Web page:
Why the Jewish Museum Berlin has every reason to finally open a children’s museum in 2019

A little story about a revolutionary kind of museum

Scetch of the ark

In the W. Michael Blumenthal Academy construction is currently underway on a Noah’s Ark-themed children’s museum; Jewish Museum Berlin, Olson Kundig Architecture and Exhibit Design, Seattle/WA, USA

 

“Do not touch!”—These three words are irrevocably associated with traditional museums. They denote an institutional balancing act. On the one hand, the historical objects and works of art that are gathered in museums are supposed to be made accessible to the public. On the other hand, the objects must be protected from the damage that might be done by overenthusiastic visitors. Despite what museologist Fiona Candlin describes as “low-key unauthorized touch”—stroking statues when unobserved, secretly tracing hieroglyphics with an index finger—a visit to a museum remains a mostly visual experience.  continue reading


“We’re no longer guests, we belong.”

An interview with Elena Bashkirova

The color photograph shows Elena Bashkirova in a black blazer and a violet patterned scarf. In the background is the Jerusalem exhibition.

Elena Bashkirova; Jewish Museum Berlin, photo: Jule Roehr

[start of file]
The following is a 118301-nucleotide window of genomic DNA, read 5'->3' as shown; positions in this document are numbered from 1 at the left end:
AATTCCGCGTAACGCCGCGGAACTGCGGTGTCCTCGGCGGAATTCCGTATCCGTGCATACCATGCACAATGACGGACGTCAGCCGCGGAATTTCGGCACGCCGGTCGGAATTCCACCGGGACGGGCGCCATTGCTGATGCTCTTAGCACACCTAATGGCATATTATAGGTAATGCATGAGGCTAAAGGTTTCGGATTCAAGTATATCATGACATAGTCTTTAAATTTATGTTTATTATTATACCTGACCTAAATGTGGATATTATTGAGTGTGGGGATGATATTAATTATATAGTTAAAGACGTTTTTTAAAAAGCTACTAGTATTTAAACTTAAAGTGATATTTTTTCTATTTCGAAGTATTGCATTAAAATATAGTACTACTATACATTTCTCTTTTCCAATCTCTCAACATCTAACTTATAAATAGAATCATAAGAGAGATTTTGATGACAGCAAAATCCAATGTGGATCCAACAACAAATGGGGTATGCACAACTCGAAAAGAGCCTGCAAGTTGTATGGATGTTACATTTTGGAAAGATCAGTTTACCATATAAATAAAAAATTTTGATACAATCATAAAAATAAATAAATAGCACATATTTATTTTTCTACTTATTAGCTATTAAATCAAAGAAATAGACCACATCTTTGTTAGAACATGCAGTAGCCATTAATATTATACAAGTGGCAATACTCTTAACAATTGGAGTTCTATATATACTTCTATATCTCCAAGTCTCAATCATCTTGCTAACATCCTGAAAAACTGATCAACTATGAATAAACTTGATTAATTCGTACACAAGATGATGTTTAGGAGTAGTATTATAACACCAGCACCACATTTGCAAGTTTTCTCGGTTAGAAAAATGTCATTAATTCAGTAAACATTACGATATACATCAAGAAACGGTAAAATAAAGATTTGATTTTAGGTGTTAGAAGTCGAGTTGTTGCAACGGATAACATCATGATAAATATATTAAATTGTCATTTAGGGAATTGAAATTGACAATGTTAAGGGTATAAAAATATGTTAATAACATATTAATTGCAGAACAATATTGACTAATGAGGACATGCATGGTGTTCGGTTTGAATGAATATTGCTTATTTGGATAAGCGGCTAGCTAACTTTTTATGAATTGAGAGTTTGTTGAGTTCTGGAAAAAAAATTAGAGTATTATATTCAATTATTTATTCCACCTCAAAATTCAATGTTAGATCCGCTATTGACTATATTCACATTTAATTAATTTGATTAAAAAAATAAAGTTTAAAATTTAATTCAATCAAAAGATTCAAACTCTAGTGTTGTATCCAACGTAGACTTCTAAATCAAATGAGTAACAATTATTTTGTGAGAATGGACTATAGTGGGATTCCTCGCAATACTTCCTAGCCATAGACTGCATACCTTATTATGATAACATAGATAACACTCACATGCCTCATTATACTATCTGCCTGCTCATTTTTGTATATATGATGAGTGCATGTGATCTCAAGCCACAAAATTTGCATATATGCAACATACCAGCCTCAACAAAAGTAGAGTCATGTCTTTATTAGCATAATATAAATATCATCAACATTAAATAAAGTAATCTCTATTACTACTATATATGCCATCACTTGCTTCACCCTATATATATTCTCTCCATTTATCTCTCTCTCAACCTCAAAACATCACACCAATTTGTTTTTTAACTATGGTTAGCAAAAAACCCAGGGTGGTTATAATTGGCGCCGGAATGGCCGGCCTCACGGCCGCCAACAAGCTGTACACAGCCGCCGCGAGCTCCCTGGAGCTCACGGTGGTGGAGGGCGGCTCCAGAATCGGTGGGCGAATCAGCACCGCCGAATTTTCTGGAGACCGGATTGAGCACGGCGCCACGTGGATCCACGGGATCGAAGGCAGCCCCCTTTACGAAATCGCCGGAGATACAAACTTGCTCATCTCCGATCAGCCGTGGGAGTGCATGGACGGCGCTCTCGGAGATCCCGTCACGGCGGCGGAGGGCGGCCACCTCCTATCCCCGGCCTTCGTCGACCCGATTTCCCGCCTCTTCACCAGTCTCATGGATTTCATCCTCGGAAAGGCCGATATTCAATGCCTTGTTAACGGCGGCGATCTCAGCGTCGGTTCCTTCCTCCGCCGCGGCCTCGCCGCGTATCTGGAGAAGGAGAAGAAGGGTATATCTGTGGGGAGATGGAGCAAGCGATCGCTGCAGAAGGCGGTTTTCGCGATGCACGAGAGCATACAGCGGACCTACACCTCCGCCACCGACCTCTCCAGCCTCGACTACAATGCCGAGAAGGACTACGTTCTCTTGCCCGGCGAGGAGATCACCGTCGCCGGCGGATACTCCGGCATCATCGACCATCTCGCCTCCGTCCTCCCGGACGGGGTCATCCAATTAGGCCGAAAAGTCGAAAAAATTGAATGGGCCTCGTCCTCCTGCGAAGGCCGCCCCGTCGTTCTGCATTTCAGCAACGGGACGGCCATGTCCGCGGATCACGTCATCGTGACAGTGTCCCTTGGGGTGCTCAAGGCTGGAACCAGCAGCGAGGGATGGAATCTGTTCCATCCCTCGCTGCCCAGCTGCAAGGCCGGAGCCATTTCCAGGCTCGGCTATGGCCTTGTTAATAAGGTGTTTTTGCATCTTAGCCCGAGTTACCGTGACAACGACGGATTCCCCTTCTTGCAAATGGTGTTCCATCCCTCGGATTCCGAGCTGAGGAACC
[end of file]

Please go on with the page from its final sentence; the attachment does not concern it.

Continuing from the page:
On 21 April 2018, the Glass Courtyard of the Jewish Museum Berlin will be opened for the seventh annual chamber music festival intonations, featuring Händel’s “Arrival of the Queen of Sheba.” Echoing our exhibition Welcome to Jerusalem, this year’s program features pieces that highlight the sanctity of Jerusalem. Elena Bashkirova, artistic director of the festival, took a tour of the exhibition then spoke with us about the “holy city,” the founding of intonations in Berlin, and the music that will be presented in the festival in the coming days:  continue reading


Obituary for Reinhard Rürup

27 May 1934 – 6 April 2018

Reinhard Rürup; Jewish Museum Berlin, photo: Svea Pietschmann

 

The Jewish Museum Berlin mourns the loss of Reinhard Rürup. He died on Friday at age 83. Although as a historian his name is most associated with the Berlin Topography of Terror Foundation, the Jewish Museum Berlin also owes much to his work.

 

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